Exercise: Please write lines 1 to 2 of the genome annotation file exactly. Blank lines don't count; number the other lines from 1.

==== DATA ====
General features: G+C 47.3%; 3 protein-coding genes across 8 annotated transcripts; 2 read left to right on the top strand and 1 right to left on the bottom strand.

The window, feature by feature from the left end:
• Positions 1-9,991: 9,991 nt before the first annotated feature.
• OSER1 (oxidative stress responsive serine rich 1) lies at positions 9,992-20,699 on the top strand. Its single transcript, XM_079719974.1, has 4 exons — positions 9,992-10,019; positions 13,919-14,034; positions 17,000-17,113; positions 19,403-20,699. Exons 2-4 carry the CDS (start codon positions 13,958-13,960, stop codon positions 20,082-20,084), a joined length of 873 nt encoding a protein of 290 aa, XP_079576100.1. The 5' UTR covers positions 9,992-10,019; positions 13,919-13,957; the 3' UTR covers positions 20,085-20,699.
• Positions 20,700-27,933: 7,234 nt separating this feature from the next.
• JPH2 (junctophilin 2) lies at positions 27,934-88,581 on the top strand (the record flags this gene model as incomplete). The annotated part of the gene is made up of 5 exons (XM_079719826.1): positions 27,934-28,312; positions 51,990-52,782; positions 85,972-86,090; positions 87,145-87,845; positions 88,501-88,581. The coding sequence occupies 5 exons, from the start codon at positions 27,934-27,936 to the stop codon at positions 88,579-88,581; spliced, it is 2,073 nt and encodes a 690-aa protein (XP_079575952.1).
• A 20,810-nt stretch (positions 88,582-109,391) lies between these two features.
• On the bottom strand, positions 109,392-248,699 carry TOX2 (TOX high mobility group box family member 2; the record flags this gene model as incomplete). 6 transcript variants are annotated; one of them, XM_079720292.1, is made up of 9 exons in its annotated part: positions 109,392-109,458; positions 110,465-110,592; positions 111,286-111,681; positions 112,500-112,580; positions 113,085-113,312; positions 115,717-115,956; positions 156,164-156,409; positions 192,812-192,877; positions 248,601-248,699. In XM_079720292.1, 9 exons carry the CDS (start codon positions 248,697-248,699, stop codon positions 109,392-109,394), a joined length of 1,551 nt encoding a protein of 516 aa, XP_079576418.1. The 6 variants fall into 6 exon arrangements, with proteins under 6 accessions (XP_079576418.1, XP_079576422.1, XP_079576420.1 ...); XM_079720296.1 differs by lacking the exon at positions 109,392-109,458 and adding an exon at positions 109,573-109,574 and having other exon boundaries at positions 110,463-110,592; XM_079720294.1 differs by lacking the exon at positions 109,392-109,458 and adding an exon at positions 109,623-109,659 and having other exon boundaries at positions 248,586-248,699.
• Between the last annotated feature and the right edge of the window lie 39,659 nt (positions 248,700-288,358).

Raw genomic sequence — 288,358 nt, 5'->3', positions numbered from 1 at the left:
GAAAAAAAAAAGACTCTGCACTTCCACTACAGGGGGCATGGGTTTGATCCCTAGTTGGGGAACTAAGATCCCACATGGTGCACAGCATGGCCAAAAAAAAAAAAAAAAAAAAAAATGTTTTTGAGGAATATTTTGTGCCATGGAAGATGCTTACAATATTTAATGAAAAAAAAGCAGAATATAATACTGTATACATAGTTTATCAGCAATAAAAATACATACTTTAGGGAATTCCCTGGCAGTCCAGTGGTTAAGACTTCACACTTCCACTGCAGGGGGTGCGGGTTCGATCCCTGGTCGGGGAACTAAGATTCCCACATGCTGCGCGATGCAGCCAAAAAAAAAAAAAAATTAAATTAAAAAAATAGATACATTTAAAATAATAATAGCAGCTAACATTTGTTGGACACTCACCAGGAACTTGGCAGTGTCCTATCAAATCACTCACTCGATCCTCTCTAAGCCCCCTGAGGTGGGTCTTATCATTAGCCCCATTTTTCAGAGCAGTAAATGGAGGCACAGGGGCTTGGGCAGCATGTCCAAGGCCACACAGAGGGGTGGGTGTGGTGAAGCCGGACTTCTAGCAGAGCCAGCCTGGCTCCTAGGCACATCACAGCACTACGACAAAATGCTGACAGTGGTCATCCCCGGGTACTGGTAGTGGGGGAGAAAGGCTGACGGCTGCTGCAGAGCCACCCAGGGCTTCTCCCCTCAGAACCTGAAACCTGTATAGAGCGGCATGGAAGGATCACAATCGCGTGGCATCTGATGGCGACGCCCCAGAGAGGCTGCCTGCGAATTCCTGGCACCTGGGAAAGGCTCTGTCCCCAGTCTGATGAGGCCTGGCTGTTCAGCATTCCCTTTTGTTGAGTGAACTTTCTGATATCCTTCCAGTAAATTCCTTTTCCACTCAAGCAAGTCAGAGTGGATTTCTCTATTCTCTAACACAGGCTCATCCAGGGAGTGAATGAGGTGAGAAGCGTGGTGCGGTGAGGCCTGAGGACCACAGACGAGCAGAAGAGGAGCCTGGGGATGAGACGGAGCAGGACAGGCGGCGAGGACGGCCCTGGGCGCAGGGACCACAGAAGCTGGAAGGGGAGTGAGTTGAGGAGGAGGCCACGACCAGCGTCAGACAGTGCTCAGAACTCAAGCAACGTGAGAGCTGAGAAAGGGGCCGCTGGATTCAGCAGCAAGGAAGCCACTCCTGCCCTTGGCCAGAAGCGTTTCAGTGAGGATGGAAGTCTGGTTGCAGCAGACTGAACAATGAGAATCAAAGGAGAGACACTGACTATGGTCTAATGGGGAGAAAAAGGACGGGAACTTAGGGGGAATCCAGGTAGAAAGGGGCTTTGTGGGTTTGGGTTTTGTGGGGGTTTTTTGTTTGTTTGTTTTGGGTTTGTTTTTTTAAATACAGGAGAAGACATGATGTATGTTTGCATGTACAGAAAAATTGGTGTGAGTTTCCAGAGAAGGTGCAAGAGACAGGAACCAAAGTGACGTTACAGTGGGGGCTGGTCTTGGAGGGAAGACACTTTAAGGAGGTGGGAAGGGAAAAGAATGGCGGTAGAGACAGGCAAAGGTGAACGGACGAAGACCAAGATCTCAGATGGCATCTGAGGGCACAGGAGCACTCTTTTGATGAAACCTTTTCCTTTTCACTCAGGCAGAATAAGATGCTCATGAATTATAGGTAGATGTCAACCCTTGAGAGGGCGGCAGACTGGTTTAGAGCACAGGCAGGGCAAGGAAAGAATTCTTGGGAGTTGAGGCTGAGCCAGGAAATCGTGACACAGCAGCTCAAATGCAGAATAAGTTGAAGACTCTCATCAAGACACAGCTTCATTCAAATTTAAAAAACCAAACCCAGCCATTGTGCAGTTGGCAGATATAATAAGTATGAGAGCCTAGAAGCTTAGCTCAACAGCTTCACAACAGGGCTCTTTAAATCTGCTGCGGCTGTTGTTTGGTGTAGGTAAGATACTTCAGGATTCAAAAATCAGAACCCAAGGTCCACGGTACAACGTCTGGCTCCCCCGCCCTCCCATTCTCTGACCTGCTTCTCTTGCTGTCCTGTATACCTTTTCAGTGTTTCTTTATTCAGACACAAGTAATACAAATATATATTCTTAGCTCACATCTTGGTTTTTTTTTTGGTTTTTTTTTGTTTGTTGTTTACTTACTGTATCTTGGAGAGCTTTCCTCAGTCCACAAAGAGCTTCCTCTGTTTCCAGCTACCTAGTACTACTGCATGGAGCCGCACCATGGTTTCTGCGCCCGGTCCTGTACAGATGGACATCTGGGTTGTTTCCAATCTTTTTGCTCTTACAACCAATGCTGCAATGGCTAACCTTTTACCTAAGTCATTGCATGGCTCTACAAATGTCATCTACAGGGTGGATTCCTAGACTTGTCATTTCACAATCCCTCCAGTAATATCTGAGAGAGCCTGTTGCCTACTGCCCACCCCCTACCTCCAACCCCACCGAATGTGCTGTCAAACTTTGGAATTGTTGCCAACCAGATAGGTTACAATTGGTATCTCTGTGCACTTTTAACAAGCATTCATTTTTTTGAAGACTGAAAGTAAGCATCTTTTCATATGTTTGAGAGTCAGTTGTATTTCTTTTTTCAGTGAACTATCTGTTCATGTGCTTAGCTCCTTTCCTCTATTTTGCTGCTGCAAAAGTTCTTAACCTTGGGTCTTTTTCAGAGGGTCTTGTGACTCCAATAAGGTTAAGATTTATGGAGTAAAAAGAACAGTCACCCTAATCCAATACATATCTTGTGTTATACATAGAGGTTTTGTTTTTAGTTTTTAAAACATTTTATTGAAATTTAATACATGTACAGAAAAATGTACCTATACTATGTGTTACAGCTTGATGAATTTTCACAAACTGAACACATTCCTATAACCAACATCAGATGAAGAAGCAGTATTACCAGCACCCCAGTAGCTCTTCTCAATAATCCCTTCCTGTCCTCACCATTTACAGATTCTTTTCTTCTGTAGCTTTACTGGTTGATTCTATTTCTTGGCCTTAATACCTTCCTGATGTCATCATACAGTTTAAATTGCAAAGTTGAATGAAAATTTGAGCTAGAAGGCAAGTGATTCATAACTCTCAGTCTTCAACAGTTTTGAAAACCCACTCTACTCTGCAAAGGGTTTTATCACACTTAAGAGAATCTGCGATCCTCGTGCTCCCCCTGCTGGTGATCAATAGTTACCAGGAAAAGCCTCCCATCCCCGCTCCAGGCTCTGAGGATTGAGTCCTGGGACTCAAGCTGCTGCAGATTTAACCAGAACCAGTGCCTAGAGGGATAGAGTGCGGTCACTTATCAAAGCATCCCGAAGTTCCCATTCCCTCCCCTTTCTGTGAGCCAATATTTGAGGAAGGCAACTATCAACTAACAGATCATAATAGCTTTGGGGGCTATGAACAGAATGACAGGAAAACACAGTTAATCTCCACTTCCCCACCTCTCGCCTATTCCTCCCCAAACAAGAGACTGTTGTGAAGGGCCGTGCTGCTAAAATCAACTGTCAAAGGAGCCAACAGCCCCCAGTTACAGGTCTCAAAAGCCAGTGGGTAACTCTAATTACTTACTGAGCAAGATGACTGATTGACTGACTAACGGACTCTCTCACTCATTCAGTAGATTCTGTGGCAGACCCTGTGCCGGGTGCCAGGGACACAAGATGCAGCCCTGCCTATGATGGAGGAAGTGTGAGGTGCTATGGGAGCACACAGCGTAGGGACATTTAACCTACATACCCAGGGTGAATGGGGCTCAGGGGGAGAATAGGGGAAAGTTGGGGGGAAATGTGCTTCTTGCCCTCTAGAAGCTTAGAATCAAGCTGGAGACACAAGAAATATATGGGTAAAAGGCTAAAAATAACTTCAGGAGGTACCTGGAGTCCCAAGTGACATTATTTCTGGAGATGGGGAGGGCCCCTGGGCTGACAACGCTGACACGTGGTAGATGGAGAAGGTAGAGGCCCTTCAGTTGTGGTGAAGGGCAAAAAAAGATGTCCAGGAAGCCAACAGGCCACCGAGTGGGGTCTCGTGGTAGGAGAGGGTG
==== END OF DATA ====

General features: G+C 47.3%; 3 protein-coding genes across 8 annotated transcripts; 2 read left to right on the top strand and 1 right to left on the bottom strand.

The window, feature by feature from the left end: